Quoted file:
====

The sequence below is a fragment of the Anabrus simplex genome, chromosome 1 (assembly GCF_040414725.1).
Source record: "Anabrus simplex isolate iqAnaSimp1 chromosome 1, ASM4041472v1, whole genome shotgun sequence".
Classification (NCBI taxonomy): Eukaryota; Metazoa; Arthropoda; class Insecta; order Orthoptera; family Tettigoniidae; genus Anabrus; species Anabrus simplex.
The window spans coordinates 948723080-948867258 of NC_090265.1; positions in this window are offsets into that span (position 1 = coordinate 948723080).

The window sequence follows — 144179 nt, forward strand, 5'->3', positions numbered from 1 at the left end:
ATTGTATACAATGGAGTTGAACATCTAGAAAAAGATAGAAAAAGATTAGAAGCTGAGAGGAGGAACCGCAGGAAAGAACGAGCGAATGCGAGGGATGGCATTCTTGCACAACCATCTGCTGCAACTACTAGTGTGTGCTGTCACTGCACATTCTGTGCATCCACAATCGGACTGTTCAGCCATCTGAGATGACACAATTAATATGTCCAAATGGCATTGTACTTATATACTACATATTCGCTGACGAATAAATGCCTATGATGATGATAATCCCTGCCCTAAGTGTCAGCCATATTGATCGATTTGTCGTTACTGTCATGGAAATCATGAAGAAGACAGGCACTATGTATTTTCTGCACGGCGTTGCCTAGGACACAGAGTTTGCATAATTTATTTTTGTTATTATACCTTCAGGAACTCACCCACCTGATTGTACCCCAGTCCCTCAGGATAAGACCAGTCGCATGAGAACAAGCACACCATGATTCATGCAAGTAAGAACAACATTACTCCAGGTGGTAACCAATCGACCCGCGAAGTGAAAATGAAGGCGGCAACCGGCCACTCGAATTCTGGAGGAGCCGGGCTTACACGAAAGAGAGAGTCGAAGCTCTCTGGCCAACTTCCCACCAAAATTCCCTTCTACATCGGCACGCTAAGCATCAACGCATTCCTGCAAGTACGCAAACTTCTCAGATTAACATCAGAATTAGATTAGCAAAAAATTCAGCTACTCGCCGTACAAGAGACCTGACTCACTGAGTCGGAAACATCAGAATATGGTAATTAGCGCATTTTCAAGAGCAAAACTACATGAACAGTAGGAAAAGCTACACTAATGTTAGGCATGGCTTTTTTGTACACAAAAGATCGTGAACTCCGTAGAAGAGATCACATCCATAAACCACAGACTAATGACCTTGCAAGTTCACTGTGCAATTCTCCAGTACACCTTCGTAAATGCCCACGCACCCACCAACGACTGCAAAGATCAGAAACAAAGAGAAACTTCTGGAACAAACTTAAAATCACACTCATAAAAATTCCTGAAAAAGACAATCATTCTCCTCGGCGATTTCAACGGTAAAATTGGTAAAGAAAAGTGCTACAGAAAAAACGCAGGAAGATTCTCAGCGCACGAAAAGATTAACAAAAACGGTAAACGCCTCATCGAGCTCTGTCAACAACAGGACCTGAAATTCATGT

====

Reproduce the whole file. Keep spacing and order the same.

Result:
The sequence below is a fragment of the Anabrus simplex genome, chromosome 1 (assembly GCF_040414725.1).
Source record: "Anabrus simplex isolate iqAnaSimp1 chromosome 1, ASM4041472v1, whole genome shotgun sequence".
Classification (NCBI taxonomy): Eukaryota; Metazoa; Arthropoda; class Insecta; order Orthoptera; family Tettigoniidae; genus Anabrus; species Anabrus simplex.
The window spans coordinates 948723080-948867258 of NC_090265.1; positions in this window are offsets into that span (position 1 = coordinate 948723080).

The window sequence follows — 144179 nt, forward strand, 5'->3', positions numbered from 1 at the left end:
ATTGTATACAATGGAGTTGAACATCTAGAAAAAGATAGAAAAAGATTAGAAGCTGAGAGGAGGAACCGCAGGAAAGAACGAGCGAATGCGAGGGATGGCATTCTTGCACAACCATCTGCTGCAACTACTAGTGTGTGCTGTCACTGCACATTCTGTGCATCCACAATCGGACTGTTCAGCCATCTGAGATGACACAATTAATATGTCCAAATGGCATTGTACTTATATACTACATATTCGCTGACGAATAAATGCCTATGATGATGATAATCCCTGCCCTAAGTGTCAGCCATATTGATCGATTTGTCGTTACTGTCATGGAAATCATGAAGAAGACAGGCACTATGTATTTTCTGCACGGCGTTGCCTAGGACACAGAGTTTGCATAATTTATTTTTGTTATTATACCTTCAGGAACTCACCCACCTGATTGTACCCCAGTCCCTCAGGATAAGACCAGTCGCATGAGAACAAGCACACCATGATTCATGCAAGTAAGAACAACATTACTCCAGGTGGTAACCAATCGACCCGCGAAGTGAAAATGAAGGCGGCAACCGGCCACTCGAATTCTGGAGGAGCCGGGCTTACACGAAAGAGAGAGTCGAAGCTCTCTGGCCAACTTCCCACCAAAATTCCCTTCTACATCGGCACGCTAAGCATCAACGCATTCCTGCAAGTACGCAAACTTCTCAGATTAACATCAGAATTAGATTAGCAAAAAATTCAGCTACTCGCCGTACAAGAGACCTGACTCACTGAGTCGGAAACATCAGAATATGGTAATTAGCGCATTTTCAAGAGCAAAACTACATGAACAGTAGGAAAAGCTACACTAATGTTAGGCATGGCTTTTTTGTACACAAAAGATCGTGAACTCCGTAGAAGAGATCACATCCATAAACCACAGACTAATGACCTTGCAAGTTCACTGTGCAATTCTCCAGTACACCTTCGTAAATGCCCACGCACCCACCAACGACTGCAAAGATCAGAAACAAAGAGAAACTTCTGGAACAAACTTAAAATCACACTCATAAAAATTCCTGAAAAAGACAATCATTCTCCTCGGCGATTTCAACGGTAAAATTGGTAAAGAAAAGTGCTACAGAAAAAACGCAGGAAGATTCTCAGCGCACGAAAAGATTAACAAAAACGGTAAACGCCTCATCGAGCTCTGTCAACAACAGGACCTGAAATTCATGT